The American Veterinary Medical Association (AVMA), established in 1863, is a not-for-profit association representing more than 74,000 veterinarians working in private and corporate practice, government, industry, academia, and uniformed services. Structured to work for its members, the AVMA acts as a collective voice for its membership and for the profession.
The American Kennel Club is dedicated to upholding the integrity of its Registry, promoting the sport of purebred dogs and breeding for type and function. Founded in 1884, the AKC® and its affiliated organizations advocate for the purebred dog as a family companion, advance canine health and well-being, work to protect the rights of all dog owners and promote responsible dog ownership.
ABKA is the non-profit trade association for over 3000 pet care service businesses in the United States and around the world. Only ABKA members commit to the ABKA Code of Ethics and the Pet Owners’ Bill of Rights which assure pet owners that their beloved pets will receive professional, loving care. In addition to pet boarding and dog daycare, ABKA members offer a variety of services for your pet including grooming, training, pet transportation, shipping, pet supplies, food sales, etc. ABKA offers information, publications, advertising opportunities, education, facility accreditation, meetings and business networking opportunities.
With 300,000 registrations annually, the United Kennel Club is the world’s largest performance dog registry and second oldest all-breed registry in the United States. Founded in 1898, the UKC has supported the “Total Dog” philosophy through its events and programs for over a century. As a departure from registries that place emphasis on a dog’s looks, UKC events are designed for dogs that look and perform equally well.
The mission of UKC is to be the world’s best registry of purebred dogs, to offer their customers the most efficient and creative services possible, to use their data to help customers breed the best dogs in the world and to create a wide spectrum of performance and conformation events in which those dogs can prove their instincts and heritage.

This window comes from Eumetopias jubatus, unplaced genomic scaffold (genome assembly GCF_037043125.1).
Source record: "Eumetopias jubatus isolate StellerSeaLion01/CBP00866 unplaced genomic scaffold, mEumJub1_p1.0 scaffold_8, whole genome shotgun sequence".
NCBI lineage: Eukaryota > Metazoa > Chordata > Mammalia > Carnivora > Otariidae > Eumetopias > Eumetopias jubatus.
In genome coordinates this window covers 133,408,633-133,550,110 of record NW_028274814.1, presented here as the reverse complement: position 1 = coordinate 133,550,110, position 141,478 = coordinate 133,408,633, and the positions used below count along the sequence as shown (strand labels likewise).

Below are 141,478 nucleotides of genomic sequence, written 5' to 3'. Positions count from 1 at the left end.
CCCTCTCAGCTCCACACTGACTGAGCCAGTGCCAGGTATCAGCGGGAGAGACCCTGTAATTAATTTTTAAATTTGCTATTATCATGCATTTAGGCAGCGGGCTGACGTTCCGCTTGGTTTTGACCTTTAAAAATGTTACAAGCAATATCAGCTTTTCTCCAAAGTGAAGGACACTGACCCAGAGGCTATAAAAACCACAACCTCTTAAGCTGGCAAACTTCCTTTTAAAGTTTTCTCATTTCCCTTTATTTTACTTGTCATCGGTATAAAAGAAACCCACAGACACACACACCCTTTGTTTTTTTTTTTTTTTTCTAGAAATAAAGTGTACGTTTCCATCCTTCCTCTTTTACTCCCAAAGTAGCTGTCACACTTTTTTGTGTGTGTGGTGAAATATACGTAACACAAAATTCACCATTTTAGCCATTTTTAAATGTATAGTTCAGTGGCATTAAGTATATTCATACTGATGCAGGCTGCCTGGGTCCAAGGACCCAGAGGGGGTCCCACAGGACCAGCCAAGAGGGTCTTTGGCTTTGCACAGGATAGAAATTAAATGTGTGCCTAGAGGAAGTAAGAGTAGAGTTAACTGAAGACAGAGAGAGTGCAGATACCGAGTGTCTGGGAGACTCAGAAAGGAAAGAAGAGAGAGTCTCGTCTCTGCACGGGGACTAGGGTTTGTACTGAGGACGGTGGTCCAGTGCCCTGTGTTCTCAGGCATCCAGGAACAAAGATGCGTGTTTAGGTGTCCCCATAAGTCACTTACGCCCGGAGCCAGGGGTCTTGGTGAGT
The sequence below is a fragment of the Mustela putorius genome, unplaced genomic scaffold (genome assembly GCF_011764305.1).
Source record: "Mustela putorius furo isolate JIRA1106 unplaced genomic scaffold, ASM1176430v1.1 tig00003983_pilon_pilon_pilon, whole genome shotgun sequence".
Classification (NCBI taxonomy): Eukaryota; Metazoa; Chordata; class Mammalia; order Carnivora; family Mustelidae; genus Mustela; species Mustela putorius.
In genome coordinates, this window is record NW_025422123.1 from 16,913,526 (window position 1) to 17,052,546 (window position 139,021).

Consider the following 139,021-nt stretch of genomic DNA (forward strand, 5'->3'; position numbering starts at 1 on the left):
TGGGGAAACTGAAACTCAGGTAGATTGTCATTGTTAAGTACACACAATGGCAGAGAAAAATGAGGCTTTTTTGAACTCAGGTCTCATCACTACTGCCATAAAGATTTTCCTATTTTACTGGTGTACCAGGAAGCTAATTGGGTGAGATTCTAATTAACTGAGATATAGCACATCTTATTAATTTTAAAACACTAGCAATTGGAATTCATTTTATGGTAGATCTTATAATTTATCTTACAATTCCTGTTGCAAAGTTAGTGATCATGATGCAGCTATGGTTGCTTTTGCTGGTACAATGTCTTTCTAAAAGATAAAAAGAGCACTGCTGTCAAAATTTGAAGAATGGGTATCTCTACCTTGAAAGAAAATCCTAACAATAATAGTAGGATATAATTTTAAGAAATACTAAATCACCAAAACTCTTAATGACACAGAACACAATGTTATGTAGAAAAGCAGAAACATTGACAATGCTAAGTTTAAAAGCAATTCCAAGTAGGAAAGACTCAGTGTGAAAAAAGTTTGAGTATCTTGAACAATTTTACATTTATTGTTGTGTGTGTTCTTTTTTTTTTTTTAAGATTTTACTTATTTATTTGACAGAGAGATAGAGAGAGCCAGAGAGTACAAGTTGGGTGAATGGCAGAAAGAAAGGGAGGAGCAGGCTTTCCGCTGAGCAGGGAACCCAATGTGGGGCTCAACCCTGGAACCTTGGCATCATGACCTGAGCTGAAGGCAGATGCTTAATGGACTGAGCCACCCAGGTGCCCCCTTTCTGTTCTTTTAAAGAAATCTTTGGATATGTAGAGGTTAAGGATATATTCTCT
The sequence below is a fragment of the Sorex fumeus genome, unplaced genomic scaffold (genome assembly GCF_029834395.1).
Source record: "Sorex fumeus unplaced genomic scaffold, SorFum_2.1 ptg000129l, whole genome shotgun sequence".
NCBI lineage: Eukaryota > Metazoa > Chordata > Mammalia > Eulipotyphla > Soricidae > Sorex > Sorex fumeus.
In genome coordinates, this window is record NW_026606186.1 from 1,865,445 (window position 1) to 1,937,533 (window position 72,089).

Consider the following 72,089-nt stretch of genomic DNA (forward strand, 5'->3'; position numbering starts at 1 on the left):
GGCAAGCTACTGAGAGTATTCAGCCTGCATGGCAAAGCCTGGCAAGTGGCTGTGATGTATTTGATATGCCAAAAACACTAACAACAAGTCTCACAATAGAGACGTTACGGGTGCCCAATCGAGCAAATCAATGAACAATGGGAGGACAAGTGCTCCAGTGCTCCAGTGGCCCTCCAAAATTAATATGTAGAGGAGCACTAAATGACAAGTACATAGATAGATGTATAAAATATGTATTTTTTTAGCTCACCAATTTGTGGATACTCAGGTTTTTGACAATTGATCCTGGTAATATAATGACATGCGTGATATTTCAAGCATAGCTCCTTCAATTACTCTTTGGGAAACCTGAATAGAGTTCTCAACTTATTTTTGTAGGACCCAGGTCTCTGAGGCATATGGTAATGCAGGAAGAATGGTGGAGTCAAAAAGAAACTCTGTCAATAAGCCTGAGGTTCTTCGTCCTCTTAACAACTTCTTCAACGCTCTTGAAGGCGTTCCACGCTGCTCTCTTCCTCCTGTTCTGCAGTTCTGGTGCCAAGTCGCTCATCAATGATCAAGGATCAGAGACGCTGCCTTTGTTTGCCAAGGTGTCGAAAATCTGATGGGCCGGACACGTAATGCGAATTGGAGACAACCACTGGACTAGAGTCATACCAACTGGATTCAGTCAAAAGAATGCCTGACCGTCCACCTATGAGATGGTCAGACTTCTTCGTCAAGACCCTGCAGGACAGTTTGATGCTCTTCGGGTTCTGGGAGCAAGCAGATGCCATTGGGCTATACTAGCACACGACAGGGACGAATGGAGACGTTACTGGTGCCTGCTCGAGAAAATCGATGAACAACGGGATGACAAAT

The ASPCA is guided today by the same belief on which it was founded in 1866, that animals are entitled to kind and respectful treatment at the hands of humans, and that this is not to be left to the compassionate impulses of humans, but is an entitlement that must be protected under the law. Many things have changed in the 140 years since the ASPCA was chartered, but the ASPCA believes that society’s obligation toward animals remains. The ASPCA continues its traditional role of preventing cruelty by direct action of law enforcement. In addition, however, the ASPCA recognizes that achieving its vision of humane communities across the United States will require education, advocacy and other forms of intervention that support the beneficial relationship between people and animals.
It’s a Pet Crazy Universe out there. So why not explore it with petswelcome.com—the internet’s largest pet/travel resource? Check their Lodging Listings for over 25,000 hotels, B&Bs, ski resorts, campgrounds, and beaches that are pet-friendly. Check out Travel Tips section to learn how to take your pet anywhere. Or visit the Info Xchange to find answers from millions of other sophisticated travelers like yourself.
This special section of the national American Veterinary Medical Association’s website is devoted specifically to animal health topics. There are special areas for Dogs, Cats, and Horses as well as general animal health topics including: BSE: Bovine Spongiform Encephalopathy, Cancer in Animals, Canine Distemper, Canine Parvovirus, Chronic Wasting Disease, External Parasites, Feline Panleukopenia, Heartworm Disease, Household Hazards, Internal Parasites In Horses, Rabies, Toxoplasmosis, and West Nile virus. Information can be viewed online or printed out for future reference. There is also a special Vaccination FAQ (Frequently Asked Questions) area.
In addition the AVMA has another special website Care for Pets with animations geared toward the whole family. Now it’s more fun than ever to learn about pets and the people who care for them!